15. Shri Ganguli, who addressed us on behalf some of the respondents, urged orally, as well as in A submissions, that the aforesaid clauses have to be read and construed harmoniously. To this, it was added by Shri Sanyal, appearing for other respondents, that clause 11 has not mentioned about any "notification".

16. Before we advert to the effect produced by a combined reading of the four clauses, it deserves to be pointed out that the terms and conditions have sacrosanctity, in that Rule 27 of the Indian Electricity Rules, 1956, framed by the Central Electricity Board in exercise of power under section 37 of 1910 Act has, read with Annexure VI thereof, provided the model conditions of supply which are required to be adopted by the State Boards. It is on the basis of this statutorily prescribed model, with suitable variations, that energy had been supplied by the Board to the consumers. The model conditions can be said to be akin to the model Standing Orders prescribed by Industrial Employment (Standing Orders) Act, 1946, which, when certified, become part of the statutory terms and conditions of service between the employer and employees and they govern the relationship between the parties, as held in Workmen v. Firestone Tyle & Rubber Co.Ltd., 1973 (1) SCC 813(832). We are inclined to think that similar is the effect of terms and conditions, on which a State Board supplies energy to the consumers.

17. We may now see what clause 11 has provided. It has stated that the provisions 1910 and 1948 Acts together with the rules and regulations, if any, shall prevail, in case of any conflict or inconsistency between them and the terms and condition of the agreement. Nothing has been mentioned in this clause about any notification issued by the Board; and the agreements at hand being earlier in point of time to the impugned notification, we are of the view that the stipulation made in the notification cannot override the terms and conditions mentioned in clauses 3(c) and 6.

18. Clause 14 deals with alteration of various energy charges and states that on the charges being altered, the tariff shall become realisable accordingly. This clause has dealt with : (1) demand charges: (2) energy charges; and (3) minimum guarantee charges. The expression 'demand charges' means minimum consumption guarantee charges. (See para 5 of Ashok Soap Factory v. Municipal Corporation of Delhi, 1993 (2) SCC 37). A perusal of this para also shows that for big consumers of electricity, there is two-part tariff system, i.e. it is comprised of two charges : (1) minimum consumption guarantee charges (called demand charges); and (2) energy charges for actual amount of energy consumed. In the Schedule to this present agreement a so, para 5(a) deals with demand charge and 5(b) with energy charge. Rates of each has also been mentioned. Clause 14 has empowered the Board to alter rates of these charges.

19. In Ashok Soap Factory case, this Court dealt with the power of the Board to alter the rate of demand charges (which had been enhanced from Rs.40/- per KVA to Rs.340/-) and the same was sustained, because valid reasons existed for the enhancement (theft of electricity and defective meters recording extremely low consumption causing loss of huge revenue) and the particular clause in the agreement (quoted in para 15) permitted increase in the rates.

20. Though in the case at hand, the motivating factor for the issuance of the notification is similar to the one as was in the aforementioned case, we don't think if clause 14 can be pressed into service to sustain the notification, as present is not a case of alteration of charges mentioned in the clause; it really seeks to introduce an unknown mode of charging for energy, which is not visualised by the agreement entered into between the parties. This apart, a harmonious reading of clauses 3(c), 6 and 14 would not permit us to say that clause 14 has overridden what has been provided in clauses 3(c) and 6.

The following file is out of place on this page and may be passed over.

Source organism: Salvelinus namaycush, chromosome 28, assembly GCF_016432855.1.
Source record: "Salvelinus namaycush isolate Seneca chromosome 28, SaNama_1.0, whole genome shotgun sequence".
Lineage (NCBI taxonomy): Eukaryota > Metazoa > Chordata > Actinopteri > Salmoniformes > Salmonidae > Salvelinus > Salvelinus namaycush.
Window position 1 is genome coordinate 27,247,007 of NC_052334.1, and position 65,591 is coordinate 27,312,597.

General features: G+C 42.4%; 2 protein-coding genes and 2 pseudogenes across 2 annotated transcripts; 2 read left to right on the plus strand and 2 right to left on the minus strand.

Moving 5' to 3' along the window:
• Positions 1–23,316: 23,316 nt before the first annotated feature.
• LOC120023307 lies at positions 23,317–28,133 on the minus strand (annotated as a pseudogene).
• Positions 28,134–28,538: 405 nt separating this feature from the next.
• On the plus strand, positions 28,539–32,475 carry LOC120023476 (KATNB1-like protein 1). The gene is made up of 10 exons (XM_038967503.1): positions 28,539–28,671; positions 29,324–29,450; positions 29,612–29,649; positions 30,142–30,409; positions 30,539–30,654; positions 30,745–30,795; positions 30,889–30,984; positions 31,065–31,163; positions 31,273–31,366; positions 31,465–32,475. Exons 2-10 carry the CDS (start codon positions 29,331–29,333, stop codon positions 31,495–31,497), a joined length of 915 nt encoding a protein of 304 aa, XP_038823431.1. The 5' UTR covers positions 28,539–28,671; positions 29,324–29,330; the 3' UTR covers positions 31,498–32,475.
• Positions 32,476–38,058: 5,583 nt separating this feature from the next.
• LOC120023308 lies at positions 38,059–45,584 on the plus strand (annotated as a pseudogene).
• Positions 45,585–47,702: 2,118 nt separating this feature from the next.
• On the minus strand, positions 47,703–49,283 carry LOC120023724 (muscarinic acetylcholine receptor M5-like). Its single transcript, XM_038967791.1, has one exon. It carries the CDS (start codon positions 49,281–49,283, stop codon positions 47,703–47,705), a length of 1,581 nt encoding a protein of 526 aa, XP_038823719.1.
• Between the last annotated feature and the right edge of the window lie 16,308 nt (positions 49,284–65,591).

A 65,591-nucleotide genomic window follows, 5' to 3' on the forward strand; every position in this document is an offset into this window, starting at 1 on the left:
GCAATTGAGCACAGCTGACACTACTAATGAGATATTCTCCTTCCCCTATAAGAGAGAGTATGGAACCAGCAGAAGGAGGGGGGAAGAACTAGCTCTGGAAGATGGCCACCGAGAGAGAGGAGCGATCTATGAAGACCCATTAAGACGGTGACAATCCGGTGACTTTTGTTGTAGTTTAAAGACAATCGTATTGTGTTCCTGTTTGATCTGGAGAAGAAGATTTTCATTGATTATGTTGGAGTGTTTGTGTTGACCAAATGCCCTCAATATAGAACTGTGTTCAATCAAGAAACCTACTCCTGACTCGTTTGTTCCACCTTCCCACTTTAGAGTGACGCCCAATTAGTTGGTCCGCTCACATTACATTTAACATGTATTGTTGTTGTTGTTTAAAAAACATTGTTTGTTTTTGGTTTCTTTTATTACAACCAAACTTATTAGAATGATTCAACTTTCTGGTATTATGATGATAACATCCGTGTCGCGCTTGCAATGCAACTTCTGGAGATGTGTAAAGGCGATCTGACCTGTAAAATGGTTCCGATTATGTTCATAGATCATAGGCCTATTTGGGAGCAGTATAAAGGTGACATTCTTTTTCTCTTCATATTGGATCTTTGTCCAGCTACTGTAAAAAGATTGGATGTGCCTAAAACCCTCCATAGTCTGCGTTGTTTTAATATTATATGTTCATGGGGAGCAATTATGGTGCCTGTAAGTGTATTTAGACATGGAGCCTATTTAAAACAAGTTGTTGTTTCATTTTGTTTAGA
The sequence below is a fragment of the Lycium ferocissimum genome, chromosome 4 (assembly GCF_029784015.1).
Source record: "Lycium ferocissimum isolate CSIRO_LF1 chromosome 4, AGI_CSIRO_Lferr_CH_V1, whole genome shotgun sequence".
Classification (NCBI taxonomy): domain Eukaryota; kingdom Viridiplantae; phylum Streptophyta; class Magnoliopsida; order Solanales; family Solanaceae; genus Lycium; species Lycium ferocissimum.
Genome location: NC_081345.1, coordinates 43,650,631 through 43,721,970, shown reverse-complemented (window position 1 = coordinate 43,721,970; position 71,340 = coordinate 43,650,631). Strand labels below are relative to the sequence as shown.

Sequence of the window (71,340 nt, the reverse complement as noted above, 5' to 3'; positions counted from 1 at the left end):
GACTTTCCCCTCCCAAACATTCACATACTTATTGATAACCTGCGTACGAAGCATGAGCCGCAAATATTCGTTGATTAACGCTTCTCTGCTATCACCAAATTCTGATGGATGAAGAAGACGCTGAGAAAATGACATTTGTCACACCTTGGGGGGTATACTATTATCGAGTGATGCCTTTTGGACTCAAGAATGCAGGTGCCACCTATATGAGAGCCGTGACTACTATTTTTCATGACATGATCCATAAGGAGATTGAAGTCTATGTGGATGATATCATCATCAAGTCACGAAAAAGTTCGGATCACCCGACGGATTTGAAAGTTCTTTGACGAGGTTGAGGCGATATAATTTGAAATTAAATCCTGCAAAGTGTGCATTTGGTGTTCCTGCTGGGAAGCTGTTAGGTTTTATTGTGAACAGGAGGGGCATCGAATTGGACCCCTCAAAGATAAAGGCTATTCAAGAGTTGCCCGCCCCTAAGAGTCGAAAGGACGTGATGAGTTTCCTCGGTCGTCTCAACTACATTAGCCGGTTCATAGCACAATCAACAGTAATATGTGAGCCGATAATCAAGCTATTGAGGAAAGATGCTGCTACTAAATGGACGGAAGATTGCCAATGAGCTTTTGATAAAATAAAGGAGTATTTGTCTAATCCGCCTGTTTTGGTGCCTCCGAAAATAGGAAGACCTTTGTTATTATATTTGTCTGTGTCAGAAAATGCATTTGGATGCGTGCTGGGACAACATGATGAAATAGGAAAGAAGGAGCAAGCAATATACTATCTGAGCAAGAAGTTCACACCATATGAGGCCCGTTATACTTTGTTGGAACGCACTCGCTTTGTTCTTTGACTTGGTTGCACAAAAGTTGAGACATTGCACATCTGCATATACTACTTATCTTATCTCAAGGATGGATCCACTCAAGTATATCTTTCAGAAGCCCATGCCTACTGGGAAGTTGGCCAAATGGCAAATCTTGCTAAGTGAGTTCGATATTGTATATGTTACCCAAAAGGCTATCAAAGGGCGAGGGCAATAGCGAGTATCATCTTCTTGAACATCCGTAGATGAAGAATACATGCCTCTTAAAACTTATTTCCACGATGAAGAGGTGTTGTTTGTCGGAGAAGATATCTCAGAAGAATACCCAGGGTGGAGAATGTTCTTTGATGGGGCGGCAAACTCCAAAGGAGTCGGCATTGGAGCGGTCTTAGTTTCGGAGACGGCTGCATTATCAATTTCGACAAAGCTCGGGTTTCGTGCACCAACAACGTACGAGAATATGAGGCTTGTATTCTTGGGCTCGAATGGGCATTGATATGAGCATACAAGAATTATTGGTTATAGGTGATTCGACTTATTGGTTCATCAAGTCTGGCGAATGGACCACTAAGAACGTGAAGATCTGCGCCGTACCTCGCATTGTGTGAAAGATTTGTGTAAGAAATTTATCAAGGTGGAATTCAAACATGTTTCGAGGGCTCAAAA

21. This is not all, as it has been held by this Court in M.P. Electricity Board vs. Bassantibai, 1988 (1) SCC 23, that section 26(6) of the 1910 Act does not authorise the Electricity Boards to issue any supplementary bill in respect of the energy consumed during the pendency of the dispute with an Electrical Inspector. We have mentioned about this decision because pursuant to the notification, the Board did submit supplementary bills to the respondent- consumers. It seems to us that this action was really in conflict with the statutory provision contained in section 26(6) of 1910 Act, as interpreted by this Court in Basantibai's case.

22. The only other point urged by Shri Sibal, which needs to be dealt with, is relatable to the power of the Board under section 26 of the 1948 Act. We do not think the provisions of this section can assist the appellant Board in any way to sustain the notification, as that section has only provided that the Board shall have, in respect of the whole of any State, all the powers and obligations of a licensee under the 1910 Act. This section thus provides no shield to the Board insofar as its present dispute with the respondents is concerned.

23. For the reasons aforesaid, we are constrained to dismiss the appeals, much though we would have liked to lend our support to the Board in its effort in effectively deal with theft of electricity caused by manipulation of meters, which is a known evil. Despite the laudable object which the Board sought to achieve by issuing the notification, we are of the view that the same has not been done in accordance with law.

24. The appeals are, therefore, dismissed, leaving the parties to bear their own costs throughout.